2. What can we learn from Nehemiah regarding how we deal with our enemies, those who want to stop us from doing God’s work?
  3. How do you seek first God’s kingdom?

Who Do You Talk to First?

Nehemiah 2

March 25

When the main character starts the story in tears and depression, you typically know you are not reading a comedy. And Nehemiah is not one for sure. Today’s reading (Nehemiah 2) starts with Nehemiah despondent, having been in tears the chapter before when he learned the news that Jerusalem’s wall and gates had been destroyed and the remnant of Jews who had survived the exile were in disgrace. Approximately 150 years prior to Nehemiah, King Nebuchadnezzar had violently charged through Jerusalem destroying the city, its walls, and countless Jewish lives, leaving it the heap of rubble and ruin Jeremiah had warned Judah about. Those still there were in affliction.

Sometimes we can mask our pain and sorrow. Sometimes we blast it on social media. And sometimes it is just too raw to hide from those closest to us. In this case, Nehemiah was at work and he was not himself. Many of us have had those days. He was working as cupbearer to the king which was the interesting career of being an entrusted, royal official charged with serving the wine, protecting it from those wanting to poison the king, at times tasting it first to ensure it was safe. And in this story,  the king, who was close enough to him to recognize a broken spirit, asked what was wrong. Nehemiah explained,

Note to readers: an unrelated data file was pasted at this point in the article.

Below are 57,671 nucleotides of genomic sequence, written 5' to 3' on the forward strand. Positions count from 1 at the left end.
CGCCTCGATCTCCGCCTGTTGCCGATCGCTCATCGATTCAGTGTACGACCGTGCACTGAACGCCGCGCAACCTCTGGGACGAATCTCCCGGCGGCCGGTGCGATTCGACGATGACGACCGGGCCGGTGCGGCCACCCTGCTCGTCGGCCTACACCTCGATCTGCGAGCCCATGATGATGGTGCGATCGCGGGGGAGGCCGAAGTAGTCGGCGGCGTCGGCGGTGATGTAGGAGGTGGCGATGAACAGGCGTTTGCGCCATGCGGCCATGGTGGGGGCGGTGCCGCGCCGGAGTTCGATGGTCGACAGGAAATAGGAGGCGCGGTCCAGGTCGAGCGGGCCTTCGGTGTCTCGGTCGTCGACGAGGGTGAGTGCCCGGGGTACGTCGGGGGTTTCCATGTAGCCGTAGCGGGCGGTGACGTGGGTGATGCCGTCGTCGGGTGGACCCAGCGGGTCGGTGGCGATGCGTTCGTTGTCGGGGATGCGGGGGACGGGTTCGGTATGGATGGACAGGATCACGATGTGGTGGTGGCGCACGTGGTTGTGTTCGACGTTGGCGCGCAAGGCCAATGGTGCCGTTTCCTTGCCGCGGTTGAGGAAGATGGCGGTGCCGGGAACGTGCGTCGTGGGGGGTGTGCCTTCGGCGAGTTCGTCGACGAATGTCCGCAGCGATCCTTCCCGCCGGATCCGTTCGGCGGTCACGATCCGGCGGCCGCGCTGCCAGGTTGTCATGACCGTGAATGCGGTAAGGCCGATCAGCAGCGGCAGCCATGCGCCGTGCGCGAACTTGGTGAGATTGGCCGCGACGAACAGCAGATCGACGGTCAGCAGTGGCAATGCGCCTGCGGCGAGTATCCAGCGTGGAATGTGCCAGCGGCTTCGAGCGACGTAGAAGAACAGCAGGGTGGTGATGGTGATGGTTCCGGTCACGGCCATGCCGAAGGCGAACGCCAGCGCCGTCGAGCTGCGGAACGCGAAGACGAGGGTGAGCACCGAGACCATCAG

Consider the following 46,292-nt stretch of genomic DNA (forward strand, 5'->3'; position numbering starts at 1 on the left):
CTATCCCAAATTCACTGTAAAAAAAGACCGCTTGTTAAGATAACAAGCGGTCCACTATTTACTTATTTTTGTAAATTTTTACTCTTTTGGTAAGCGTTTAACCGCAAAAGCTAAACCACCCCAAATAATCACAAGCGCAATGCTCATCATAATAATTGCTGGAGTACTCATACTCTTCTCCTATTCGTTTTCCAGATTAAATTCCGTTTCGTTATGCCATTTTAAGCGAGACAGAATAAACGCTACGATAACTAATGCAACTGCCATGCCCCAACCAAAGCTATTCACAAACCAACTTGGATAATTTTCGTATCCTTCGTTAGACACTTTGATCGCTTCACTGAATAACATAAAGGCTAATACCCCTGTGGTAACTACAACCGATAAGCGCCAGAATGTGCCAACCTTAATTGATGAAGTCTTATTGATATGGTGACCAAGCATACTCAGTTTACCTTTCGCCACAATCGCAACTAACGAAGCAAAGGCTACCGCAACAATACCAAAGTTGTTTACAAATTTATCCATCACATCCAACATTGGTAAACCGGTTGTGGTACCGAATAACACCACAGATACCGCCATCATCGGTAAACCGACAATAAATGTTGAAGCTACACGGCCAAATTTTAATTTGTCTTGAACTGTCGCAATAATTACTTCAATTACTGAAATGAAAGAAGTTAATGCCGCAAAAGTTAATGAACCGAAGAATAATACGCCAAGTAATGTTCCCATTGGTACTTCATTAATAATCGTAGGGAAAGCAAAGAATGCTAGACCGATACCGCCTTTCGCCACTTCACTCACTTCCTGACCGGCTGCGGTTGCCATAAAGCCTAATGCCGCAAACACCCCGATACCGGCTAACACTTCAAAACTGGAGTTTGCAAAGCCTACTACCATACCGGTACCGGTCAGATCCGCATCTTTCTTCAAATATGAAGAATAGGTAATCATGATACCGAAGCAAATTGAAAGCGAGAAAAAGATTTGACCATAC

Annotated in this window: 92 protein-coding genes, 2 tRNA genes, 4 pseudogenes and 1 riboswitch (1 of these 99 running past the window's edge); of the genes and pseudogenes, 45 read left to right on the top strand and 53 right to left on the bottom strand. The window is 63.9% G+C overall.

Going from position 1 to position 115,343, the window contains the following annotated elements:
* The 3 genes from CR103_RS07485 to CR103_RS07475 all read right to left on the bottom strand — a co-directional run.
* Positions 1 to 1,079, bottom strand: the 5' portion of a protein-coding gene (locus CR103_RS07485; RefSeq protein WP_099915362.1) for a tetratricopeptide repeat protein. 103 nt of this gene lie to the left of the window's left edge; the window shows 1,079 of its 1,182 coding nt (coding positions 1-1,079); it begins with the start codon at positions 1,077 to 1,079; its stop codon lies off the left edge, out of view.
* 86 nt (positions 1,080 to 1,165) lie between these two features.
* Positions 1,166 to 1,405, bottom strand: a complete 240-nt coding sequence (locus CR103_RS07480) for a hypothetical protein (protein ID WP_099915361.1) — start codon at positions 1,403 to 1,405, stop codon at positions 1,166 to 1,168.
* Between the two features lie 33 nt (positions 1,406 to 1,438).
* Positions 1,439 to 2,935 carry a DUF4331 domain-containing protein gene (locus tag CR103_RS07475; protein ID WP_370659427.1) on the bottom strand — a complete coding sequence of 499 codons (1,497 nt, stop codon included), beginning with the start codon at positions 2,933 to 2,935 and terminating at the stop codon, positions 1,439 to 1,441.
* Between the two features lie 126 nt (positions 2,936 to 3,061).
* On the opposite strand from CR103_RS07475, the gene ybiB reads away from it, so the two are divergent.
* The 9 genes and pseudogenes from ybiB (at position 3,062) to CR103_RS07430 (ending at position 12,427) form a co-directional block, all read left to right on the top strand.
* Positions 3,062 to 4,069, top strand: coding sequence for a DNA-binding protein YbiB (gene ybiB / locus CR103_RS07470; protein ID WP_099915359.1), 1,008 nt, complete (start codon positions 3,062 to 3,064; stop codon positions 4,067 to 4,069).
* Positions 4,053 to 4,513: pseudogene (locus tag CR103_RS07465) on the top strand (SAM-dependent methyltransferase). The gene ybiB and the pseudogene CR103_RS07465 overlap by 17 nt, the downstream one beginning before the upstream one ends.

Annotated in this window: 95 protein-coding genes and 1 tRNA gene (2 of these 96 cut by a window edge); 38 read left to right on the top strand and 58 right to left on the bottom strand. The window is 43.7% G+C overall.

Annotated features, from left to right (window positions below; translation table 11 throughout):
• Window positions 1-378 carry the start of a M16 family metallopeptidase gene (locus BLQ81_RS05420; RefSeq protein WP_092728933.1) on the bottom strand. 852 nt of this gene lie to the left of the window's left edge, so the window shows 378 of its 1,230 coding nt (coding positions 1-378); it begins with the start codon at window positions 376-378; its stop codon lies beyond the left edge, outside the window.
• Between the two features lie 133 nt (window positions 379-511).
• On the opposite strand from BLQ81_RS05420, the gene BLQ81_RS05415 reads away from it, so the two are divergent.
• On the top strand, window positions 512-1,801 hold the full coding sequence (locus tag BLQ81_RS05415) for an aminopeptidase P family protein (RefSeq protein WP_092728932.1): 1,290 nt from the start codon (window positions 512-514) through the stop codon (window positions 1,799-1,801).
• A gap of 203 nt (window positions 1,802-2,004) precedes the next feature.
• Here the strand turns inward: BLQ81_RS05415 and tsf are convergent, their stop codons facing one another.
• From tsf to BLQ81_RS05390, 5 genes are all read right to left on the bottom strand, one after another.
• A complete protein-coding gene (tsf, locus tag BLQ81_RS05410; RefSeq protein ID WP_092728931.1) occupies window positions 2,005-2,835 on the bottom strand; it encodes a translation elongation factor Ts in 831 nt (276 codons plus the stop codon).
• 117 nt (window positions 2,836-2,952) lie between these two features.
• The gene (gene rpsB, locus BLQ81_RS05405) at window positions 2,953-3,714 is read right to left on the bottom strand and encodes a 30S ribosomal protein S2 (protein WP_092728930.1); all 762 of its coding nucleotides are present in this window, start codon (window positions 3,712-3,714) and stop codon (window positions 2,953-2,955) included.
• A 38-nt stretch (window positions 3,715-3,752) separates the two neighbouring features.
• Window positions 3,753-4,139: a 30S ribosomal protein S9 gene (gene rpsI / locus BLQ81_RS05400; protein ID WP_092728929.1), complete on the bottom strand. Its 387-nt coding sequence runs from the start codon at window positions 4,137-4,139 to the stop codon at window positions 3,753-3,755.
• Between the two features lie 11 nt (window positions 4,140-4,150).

“May the king live forever! Why should my face not look sad when the city where my ancestors are buried lies in ruins, and its gates have been destroyed by fire?” (Nehemiah 2:3)

And then the king asks what he wants of him. All in all, it seems like the king was acting like a pretty good boss on this occasion. I’ve had the privilege of working for some wonderful bosses over the years, and it is so nice when they do recognize when things aren’t okay, listen to you, and ask how to help. Same with teachers, family, and friends. I was struck with Nehemiah’s response being a little different than I had remembered though.  For some reason what had stuck with me from different sermons and lessons on Nehemiah over the years was how Nehemiah had been willing to ask for specific things, and how he was bold yet humble, and how he rebuilt walls. All of those things are true and noteworthy in Nehemiah. But, what I forgot were the incredibly important few little words tucked away at the end of verse 4.

The king said to me, “What is it you want?”

Then I prayed to the God of heaven, and I answered the king,